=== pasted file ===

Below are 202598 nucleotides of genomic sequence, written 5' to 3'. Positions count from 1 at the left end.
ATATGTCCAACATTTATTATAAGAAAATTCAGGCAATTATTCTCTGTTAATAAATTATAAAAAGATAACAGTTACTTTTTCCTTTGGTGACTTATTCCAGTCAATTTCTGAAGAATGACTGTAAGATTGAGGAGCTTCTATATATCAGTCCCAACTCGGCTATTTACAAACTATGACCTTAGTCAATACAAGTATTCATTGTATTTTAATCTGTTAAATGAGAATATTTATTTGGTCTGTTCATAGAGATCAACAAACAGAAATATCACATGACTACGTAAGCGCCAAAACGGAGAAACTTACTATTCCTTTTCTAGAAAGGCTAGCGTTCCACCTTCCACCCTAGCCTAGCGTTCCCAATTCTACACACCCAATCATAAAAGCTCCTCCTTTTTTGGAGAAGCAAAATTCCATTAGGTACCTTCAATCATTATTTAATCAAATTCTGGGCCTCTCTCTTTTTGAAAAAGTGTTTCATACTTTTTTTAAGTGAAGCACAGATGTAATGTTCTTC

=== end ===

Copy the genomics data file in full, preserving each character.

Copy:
Below are 202598 nucleotides of genomic sequence, written 5' to 3'. Positions count from 1 at the left end.
ATATGTCCAACATTTATTATAAGAAAATTCAGGCAATTATTCTCTGTTAATAAATTATAAAAAGATAACAGTTACTTTTTCCTTTGGTGACTTATTCCAGTCAATTTCTGAAGAATGACTGTAAGATTGAGGAGCTTCTATATATCAGTCCCAACTCGGCTATTTACAAACTATGACCTTAGTCAATACAAGTATTCATTGTATTTTAATCTGTTAAATGAGAATATTTATTTGGTCTGTTCATAGAGATCAACAAACAGAAATATCACATGACTACGTAAGCGCCAAAACGGAGAAACTTACTATTCCTTTTCTAGAAAGGCTAGCGTTCCACCTTCCACCCTAGCCTAGCGTTCCCAATTCTACACACCCAATCATAAAAGCTCCTCCTTTTTTGGAGAAGCAAAATTCCATTAGGTACCTTCAATCATTATTTAATCAAATTCTGGGCCTCTCTCTTTTTGAAAAAGTGTTTCATACTTTTTTTAAGTGAAGCACAGATGTAATGTTCTTC